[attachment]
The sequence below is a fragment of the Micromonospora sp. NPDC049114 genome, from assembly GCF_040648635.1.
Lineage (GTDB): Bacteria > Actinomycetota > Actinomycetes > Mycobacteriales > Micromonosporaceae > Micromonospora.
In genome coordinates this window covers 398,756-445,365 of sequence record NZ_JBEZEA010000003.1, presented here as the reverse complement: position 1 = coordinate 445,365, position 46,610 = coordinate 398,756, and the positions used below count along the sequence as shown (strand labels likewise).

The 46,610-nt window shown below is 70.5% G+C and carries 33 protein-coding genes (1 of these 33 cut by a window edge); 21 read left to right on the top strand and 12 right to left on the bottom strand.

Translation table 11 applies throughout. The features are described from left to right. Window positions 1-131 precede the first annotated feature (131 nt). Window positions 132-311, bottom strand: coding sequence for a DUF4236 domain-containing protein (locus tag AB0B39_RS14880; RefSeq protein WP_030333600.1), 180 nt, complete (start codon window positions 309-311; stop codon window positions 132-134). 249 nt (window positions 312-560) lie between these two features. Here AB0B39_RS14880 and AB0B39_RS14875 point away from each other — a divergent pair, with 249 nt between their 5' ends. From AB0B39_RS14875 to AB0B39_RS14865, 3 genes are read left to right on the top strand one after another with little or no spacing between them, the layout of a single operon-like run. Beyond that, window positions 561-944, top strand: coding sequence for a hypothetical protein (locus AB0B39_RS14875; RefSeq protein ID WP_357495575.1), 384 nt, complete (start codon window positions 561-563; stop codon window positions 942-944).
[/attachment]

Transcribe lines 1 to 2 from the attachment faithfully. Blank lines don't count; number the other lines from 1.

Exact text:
The sequence below is a fragment of the Micromonospora sp. NPDC049114 genome, from assembly GCF_040648635.1.
Lineage (GTDB): Bacteria > Actinomycetota > Actinomycetes > Mycobacteriales > Micromonosporaceae > Micromonospora.